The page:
I’ve been hit with an onslaught of parenting stories lately, more specifically, mothering stories. I owe this to my podcast addition, which happens to lean towards the heart-wrenching variety.
What strikes me in all of these particular stories is how Mothers respond to unexpected news. I should preface that with the fact that all of these stories revolve around kids coming out to their parents.
There seem to be two camps of Mothers (to oversimplify). One camp belongs to the Mothers that intuitively see their children fumbling about, trying to reveal something that’s uncomfortable; they stop them and say something like, “I love you, no matter what.” The other camp of Mothers also intuitively see their children fumbling about, but instead of creating a safe space they say something like, “I’d rather have a dead son then a faggot for a son.” This is an actual quote that only gets worse when you insert the very real image of a shotgun pointed at a 13-year-old.
These stories gut me to my core. How can a Mother reject her own child? How? It goes against everything I am as a Mother.
The worst part is that this 13-year-old, who is telling the story as an adult, still yearns for his Mother’s love and acceptance. The same Mother that handed him a shotgun after intercepting a Valentine from his admirer. The same Mother that told him to get in the car with the shotgun. The same Mother who did not speak a word while driving him out to the middle of nowhere. The same Mother that told him to go stand by a tree. The same Mother that pointed a shotgun at him and favored his death to the alternative.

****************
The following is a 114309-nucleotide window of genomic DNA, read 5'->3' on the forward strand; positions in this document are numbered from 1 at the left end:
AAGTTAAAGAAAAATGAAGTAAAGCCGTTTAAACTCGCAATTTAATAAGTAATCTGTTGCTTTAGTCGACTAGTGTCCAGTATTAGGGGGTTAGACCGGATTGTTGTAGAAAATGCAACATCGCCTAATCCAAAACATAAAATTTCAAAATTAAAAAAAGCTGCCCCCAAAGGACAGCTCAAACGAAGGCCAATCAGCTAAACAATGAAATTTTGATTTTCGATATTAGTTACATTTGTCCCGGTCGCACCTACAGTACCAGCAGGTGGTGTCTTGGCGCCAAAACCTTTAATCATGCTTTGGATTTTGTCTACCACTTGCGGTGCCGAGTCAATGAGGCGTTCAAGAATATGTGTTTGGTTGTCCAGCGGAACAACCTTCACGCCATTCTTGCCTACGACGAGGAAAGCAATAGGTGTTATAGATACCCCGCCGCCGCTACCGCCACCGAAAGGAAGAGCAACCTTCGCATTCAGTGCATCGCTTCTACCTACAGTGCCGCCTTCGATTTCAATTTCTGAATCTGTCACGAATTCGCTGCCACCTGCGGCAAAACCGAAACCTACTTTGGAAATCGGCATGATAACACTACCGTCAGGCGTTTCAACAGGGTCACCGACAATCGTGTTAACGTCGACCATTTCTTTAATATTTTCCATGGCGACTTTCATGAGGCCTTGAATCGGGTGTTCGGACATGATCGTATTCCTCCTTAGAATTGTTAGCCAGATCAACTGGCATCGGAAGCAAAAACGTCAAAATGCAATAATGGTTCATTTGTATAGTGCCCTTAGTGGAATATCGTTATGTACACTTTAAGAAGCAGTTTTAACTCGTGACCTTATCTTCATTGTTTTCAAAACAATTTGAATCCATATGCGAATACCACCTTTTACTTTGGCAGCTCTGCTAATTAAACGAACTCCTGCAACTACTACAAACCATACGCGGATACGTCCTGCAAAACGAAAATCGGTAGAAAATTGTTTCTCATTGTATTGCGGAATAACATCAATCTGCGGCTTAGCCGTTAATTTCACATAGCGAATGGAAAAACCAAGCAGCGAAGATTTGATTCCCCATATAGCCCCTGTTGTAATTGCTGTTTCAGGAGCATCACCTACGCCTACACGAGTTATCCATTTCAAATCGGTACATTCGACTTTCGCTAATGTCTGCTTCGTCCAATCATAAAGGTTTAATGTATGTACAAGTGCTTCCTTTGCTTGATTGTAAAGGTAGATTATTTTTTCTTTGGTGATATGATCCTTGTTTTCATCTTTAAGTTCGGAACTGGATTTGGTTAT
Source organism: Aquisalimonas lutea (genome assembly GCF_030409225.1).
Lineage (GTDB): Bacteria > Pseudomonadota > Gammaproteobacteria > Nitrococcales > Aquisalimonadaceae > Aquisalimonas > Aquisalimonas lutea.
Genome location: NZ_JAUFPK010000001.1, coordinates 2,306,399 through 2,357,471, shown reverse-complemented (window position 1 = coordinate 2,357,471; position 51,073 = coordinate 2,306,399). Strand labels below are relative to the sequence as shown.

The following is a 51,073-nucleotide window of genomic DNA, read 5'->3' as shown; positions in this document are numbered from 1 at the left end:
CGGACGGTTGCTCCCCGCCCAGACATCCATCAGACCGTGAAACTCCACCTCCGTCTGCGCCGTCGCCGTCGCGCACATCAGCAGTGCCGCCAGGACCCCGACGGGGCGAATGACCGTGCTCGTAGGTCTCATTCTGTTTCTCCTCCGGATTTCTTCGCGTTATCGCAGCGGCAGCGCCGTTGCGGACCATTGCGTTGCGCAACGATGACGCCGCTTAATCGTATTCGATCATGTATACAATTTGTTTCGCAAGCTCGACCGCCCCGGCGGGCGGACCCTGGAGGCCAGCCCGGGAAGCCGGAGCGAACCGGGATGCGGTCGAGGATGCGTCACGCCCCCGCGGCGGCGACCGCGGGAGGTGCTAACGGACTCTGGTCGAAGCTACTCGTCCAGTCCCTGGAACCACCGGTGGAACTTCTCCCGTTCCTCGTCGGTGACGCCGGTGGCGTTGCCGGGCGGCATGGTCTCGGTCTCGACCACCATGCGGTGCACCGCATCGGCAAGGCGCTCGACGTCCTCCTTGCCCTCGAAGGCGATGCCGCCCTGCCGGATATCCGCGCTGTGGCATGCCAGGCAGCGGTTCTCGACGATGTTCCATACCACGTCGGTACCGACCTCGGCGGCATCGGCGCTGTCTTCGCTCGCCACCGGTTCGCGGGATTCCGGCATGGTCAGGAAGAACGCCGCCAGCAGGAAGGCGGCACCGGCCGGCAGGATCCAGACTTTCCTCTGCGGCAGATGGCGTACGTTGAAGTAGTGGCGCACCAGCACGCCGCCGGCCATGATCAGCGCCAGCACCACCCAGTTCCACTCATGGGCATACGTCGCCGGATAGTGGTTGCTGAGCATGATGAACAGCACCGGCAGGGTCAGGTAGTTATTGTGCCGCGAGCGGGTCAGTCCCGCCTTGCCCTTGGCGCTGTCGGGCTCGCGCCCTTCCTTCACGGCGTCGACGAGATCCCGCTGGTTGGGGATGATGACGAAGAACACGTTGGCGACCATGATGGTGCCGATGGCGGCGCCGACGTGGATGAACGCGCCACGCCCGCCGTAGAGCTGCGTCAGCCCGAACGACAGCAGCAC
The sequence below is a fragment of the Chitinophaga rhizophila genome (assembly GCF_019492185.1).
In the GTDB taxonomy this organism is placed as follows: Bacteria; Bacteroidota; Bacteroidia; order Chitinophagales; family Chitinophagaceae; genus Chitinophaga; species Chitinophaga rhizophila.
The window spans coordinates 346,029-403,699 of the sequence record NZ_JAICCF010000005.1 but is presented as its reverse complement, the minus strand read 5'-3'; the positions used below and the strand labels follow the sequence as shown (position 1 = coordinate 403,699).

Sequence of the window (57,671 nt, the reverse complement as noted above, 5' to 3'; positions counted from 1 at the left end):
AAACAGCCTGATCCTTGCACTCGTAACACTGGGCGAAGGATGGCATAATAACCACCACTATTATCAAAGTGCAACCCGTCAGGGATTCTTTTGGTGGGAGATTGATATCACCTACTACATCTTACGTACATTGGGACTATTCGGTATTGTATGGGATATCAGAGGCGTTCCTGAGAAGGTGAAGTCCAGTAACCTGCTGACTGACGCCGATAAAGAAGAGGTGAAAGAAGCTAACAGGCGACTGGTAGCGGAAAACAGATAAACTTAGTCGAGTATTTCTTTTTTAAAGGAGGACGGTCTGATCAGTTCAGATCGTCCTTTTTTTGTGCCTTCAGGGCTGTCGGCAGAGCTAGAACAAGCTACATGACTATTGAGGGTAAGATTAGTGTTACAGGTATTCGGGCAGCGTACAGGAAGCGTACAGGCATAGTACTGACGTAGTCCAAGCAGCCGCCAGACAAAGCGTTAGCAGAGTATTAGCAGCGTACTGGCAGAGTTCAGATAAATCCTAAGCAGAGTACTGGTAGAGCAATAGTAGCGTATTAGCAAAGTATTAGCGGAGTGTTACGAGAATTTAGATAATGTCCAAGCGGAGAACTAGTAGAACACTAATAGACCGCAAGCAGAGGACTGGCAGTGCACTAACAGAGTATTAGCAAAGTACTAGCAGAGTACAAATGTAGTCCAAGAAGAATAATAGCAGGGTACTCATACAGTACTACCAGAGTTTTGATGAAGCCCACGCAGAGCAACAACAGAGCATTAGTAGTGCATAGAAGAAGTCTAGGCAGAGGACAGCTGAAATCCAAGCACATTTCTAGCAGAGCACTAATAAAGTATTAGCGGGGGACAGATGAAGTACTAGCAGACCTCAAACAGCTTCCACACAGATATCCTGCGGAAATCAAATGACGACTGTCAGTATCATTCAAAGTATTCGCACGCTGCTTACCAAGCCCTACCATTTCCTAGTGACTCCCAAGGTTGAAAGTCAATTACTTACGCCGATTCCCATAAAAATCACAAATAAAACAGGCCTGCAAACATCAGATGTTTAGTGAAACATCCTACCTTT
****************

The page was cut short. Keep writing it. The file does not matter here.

A Mother’s love is powerful. In its purest form it can move mountains. It transcends reason. It is primal and raw. Try messing with a Mother’s cubs if you don’t know what I mean. Now, flip the coin and withhold a Mother’s love, you have the same profound effect but of the heart-wrenching variety.
People always tell me, “You’re daughter is so lucky.” These stories really magnify the truth in that statement. I’m not applauding myself for belonging to the better camp, rather I’m highlighting the reality that sometimes lies on the other side. Rejection. Heartbreak.Homelessness. Addiction. Self Harm.
I want to give that 13-year-old boy a hug and tell him he is perfect and loved. I want to tell him to do what he needs to do to stay safe. I want to tell him he will leave home for college and reconnect with a Dad that wasn’t around when he was growing up. When he can’t find the words to come out to his Dad, his Dad will stop him and say, “I love you, no matter what”. He will find an incredible partner and be welcomed with open arms to his loving family. He will never make amends with his mother, and this will affect him deeply, but he will find love and be loved.
I love you kid, no matter what.
-From a Mother